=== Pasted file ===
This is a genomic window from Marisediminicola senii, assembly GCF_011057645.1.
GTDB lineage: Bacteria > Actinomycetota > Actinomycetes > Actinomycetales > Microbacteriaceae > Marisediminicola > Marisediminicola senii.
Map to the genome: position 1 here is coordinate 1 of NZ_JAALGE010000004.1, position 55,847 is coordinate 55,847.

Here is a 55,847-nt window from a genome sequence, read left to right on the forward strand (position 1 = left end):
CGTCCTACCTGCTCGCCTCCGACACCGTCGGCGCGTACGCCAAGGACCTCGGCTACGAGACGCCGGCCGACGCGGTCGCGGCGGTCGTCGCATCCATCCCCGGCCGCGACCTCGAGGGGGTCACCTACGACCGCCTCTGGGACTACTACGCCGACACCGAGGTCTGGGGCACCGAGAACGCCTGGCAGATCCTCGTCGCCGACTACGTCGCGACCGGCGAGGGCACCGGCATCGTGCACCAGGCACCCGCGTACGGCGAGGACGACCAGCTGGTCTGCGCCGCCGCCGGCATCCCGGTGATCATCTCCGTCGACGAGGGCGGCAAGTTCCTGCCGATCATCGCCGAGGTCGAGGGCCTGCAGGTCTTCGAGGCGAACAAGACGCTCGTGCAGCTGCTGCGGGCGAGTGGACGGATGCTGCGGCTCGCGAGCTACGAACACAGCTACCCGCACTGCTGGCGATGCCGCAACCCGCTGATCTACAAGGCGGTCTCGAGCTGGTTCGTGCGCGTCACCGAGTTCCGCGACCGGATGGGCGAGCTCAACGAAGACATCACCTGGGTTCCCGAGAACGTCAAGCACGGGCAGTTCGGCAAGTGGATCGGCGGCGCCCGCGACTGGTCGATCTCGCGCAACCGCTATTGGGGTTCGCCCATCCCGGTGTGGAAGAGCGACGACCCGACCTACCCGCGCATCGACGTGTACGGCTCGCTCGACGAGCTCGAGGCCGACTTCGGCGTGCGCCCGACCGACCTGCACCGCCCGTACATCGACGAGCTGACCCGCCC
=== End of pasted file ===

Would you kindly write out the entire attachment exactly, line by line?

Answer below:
This is a genomic window from Marisediminicola senii, assembly GCF_011057645.1.
GTDB lineage: Bacteria > Actinomycetota > Actinomycetes > Actinomycetales > Microbacteriaceae > Marisediminicola > Marisediminicola senii.
Map to the genome: position 1 here is coordinate 1 of NZ_JAALGE010000004.1, position 55,847 is coordinate 55,847.

Here is a 55,847-nt window from a genome sequence, read left to right on the forward strand (position 1 = left end):
CGTCCTACCTGCTCGCCTCCGACACCGTCGGCGCGTACGCCAAGGACCTCGGCTACGAGACGCCGGCCGACGCGGTCGCGGCGGTCGTCGCATCCATCCCCGGCCGCGACCTCGAGGGGGTCACCTACGACCGCCTCTGGGACTACTACGCCGACACCGAGGTCTGGGGCACCGAGAACGCCTGGCAGATCCTCGTCGCCGACTACGTCGCGACCGGCGAGGGCACCGGCATCGTGCACCAGGCACCCGCGTACGGCGAGGACGACCAGCTGGTCTGCGCCGCCGCCGGCATCCCGGTGATCATCTCCGTCGACGAGGGCGGCAAGTTCCTGCCGATCATCGCCGAGGTCGAGGGCCTGCAGGTCTTCGAGGCGAACAAGACGCTCGTGCAGCTGCTGCGGGCGAGTGGACGGATGCTGCGGCTCGCGAGCTACGAACACAGCTACCCGCACTGCTGGCGATGCCGCAACCCGCTGATCTACAAGGCGGTCTCGAGCTGGTTCGTGCGCGTCACCGAGTTCCGCGACCGGATGGGCGAGCTCAACGAAGACATCACCTGGGTTCCCGAGAACGTCAAGCACGGGCAGTTCGGCAAGTGGATCGGCGGCGCCCGCGACTGGTCGATCTCGCGCAACCGCTATTGGGGTTCGCCCATCCCGGTGTGGAAGAGCGACGACCCGACCTACCCGCGCATCGACGTGTACGGCTCGCTCGACGAGCTCGAGGCCGACTTCGGCGTGCGCCCGACCGACCTGCACCGCCCGTACATCGACGAGCTGACCCGCCC